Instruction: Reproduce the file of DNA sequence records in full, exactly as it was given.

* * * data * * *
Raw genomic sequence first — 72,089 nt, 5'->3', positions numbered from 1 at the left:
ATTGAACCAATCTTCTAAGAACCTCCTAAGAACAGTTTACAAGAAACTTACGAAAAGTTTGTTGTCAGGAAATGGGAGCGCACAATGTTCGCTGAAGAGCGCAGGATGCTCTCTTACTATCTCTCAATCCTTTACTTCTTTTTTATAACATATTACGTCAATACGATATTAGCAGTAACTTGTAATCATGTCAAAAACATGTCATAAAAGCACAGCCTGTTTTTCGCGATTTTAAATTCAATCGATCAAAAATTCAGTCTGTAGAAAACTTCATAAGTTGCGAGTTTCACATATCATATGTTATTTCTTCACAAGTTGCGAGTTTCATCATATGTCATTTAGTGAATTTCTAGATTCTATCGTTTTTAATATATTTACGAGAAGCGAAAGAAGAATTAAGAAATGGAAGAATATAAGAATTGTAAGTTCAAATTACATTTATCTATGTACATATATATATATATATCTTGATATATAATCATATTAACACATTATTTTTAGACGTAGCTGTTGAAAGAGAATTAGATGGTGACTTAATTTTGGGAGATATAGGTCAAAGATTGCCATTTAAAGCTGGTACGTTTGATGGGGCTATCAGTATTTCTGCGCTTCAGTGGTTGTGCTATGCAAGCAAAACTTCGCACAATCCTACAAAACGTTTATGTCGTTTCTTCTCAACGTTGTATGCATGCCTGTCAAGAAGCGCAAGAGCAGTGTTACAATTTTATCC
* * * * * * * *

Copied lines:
Raw genomic sequence first — 72,089 nt, 5'->3', positions numbered from 1 at the left:
ATTGAACCAATCTTCTAAGAACCTCCTAAGAACAGTTTACAAGAAACTTACGAAAAGTTTGTTGTCAGGAAATGGGAGCGCACAATGTTCGCTGAAGAGCGCAGGATGCTCTCTTACTATCTCTCAATCCTTTACTTCTTTTTTATAACATATTACGTCAATACGATATTAGCAGTAACTTGTAATCATGTCAAAAACATGTCATAAAAGCACAGCCTGTTTTTCGCGATTTTAAATTCAATCGATCAAAAATTCAGTCTGTAGAAAACTTCATAAGTTGCGAGTTTCACATATCATATGTTATTTCTTCACAAGTTGCGAGTTTCATCATATGTCATTTAGTGAATTTCTAGATTCTATCGTTTTTAATATATTTACGAGAAGCGAAAGAAGAATTAAGAAATGGAAGAATATAAGAATTGTAAGTTCAAATTACATTTATCTATGTACATATATATATATATATCTTGATATATAATCATATTAACACATTATTTTTAGACGTAGCTGTTGAAAGAGAATTAGATGGTGACTTAATTTTGGGAGATATAGGTCAAAGATTGCCATTTAAAGCTGGTACGTTTGATGGGGCTATCAGTATTTCTGCGCTTCAGTGGTTGTGCTATGCAAGCAAAACTTCGCACAATCCTACAAAACGTTTATGTCGTTTCTTCTCAACGTTGTATGCATGCCTGTCAAGAAGCGCAAGAGCAGTGTTACAATTTTATCC